As a follow-up to my recent post called Aligning software architecture and code, this is the second in a series of short posts that will look at the code behind the techtribes.je website that I recently open sourced on GitHub. The posts will also show examples of some simple software architecture diagrams based upon the C4 approach (context, containers, components and classes) that is described in my Leanpub e-book called Software Architecture for Developers. There's also a short introduction on InfoQ called Agile Software Architecture Sketches and NoUML. Part 1 can be found at techtribes.je - context and I'll be talking about this at the Agile 2013 conference in Nashville, TN this week if you're attending.
The high-level software architecture of techtribes.je comprises of a number of containers. By "container" I mean something like a web server, application server, desktop application, mobile app, database, file system, etc. Essentially, what I call a container is anything that can host code or data. The following diagram shows the logical containers that make up techtribes.je.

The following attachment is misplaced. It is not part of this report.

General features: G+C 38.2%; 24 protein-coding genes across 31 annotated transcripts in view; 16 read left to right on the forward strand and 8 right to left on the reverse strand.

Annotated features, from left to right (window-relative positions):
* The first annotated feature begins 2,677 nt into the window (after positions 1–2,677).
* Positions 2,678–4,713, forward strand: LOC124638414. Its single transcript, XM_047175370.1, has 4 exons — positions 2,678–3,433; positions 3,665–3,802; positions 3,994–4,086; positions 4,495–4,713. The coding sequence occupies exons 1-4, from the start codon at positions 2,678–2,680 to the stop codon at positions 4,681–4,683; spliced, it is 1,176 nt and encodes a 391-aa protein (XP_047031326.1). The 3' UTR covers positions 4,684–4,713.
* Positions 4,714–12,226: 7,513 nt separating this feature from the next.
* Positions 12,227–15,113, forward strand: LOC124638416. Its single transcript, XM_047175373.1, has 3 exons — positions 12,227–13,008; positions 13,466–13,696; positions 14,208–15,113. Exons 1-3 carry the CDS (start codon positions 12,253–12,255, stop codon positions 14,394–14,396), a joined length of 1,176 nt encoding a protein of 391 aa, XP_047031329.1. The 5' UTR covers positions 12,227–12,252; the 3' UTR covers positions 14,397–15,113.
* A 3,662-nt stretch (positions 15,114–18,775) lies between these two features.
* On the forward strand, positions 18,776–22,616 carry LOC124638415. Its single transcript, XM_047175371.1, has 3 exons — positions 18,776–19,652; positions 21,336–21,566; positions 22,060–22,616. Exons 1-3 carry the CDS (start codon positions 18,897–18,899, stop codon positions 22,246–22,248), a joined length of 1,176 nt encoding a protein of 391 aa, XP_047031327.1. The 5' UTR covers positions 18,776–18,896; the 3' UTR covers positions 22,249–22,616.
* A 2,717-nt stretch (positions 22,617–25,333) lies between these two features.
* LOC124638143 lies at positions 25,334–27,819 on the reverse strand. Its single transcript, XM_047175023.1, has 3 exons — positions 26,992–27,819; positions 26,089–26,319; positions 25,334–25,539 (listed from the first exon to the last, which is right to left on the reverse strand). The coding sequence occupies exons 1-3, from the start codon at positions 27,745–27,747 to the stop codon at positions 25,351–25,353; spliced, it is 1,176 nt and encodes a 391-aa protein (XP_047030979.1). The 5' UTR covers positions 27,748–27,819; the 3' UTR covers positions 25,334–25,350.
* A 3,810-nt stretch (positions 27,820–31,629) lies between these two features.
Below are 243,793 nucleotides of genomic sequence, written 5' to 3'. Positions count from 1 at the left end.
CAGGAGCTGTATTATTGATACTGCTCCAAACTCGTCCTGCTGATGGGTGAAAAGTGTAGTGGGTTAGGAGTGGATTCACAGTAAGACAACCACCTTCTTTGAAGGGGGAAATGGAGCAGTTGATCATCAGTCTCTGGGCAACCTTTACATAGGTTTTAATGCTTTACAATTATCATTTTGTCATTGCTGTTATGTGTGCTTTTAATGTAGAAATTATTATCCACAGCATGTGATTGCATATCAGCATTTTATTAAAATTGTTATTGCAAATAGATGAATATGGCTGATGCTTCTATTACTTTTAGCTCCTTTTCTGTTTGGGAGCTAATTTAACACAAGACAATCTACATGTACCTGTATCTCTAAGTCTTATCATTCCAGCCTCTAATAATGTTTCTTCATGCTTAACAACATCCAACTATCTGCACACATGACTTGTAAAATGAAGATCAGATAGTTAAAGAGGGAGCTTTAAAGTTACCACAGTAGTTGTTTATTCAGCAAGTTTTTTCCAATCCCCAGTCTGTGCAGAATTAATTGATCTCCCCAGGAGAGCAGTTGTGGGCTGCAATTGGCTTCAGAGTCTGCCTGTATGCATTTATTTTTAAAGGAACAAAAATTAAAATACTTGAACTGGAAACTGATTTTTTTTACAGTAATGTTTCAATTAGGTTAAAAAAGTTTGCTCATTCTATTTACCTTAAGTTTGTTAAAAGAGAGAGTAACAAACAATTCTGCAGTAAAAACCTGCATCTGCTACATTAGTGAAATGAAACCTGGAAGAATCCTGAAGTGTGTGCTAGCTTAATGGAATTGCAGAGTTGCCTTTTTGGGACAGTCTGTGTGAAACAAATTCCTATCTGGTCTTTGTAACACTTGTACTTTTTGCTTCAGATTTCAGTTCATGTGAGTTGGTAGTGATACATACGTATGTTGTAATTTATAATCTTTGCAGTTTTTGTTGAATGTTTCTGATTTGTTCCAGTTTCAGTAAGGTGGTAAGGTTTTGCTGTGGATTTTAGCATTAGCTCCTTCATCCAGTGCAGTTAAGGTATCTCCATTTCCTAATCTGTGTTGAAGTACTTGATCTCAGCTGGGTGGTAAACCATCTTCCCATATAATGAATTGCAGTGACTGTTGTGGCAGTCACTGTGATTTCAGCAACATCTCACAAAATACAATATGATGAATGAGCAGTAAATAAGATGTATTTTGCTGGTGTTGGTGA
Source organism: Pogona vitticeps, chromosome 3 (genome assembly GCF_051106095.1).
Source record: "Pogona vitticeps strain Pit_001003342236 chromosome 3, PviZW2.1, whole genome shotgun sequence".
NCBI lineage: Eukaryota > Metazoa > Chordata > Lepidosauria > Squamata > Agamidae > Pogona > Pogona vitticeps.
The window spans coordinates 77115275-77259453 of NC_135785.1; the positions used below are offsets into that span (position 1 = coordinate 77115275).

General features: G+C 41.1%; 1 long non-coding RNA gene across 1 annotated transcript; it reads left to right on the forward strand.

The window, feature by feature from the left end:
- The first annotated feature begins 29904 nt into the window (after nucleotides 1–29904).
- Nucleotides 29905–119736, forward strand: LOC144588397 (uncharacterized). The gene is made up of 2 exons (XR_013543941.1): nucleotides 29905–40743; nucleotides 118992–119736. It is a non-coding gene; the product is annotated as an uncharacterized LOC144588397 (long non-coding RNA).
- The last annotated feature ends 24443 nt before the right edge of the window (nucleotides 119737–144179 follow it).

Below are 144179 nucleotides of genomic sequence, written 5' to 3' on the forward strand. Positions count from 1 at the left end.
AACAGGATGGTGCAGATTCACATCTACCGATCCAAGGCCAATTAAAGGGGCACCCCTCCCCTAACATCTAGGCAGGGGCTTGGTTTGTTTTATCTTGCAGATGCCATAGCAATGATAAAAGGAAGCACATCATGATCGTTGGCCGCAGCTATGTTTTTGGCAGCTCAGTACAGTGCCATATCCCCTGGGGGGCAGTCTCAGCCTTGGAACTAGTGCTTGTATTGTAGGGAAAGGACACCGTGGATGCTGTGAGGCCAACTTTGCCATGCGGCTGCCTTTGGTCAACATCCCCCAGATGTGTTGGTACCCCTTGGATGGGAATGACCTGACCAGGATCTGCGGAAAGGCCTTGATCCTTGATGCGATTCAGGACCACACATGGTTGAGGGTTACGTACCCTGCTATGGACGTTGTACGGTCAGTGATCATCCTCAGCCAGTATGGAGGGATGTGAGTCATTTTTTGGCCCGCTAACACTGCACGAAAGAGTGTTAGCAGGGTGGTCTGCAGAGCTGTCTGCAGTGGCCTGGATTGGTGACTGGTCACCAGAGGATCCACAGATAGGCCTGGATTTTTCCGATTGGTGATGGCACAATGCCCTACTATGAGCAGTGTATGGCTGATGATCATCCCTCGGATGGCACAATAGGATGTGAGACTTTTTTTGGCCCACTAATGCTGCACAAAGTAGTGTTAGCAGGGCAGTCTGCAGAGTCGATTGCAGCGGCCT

Put simply, techtribes.je is made up of an Apache Tomcat web server that provides users with information, and that information is kept up to date by a standalone content updater process. All data is stored either in a MySQL database, a MongoDB database or the file system. It's worth pointing out that this diagram says nothing about the number of physical instances of each container. For example, there could be a farm of web servers running against a MongoDB cluster, but this diagram doesn't show that level of information. Instead, I show physical instances, failover, clustering, etc on a separate deployment diagram. The containers diagram shows the high-level shape of the software architecture and how responsibilities are distributed across it. It also shows the major technology choices and how the containers communicate with one another. It's a simple, high-level technology focussed diagram that is useful for software developers and support/operations staff alike.
The next post will open up one of the containers and look at how it is decomposed into a number of components.
Simon is an independent consultant specializing in software architecture, and the author of Software Architecture for Developers (a developer-friendly guide to software architecture, technical leadership and the balance with agility). He’s also the creator of the C4 software architecture model and the founder of Structurizr, which is a collection of open source and commercial tooling to help software teams visualise, document and explore their software architecture.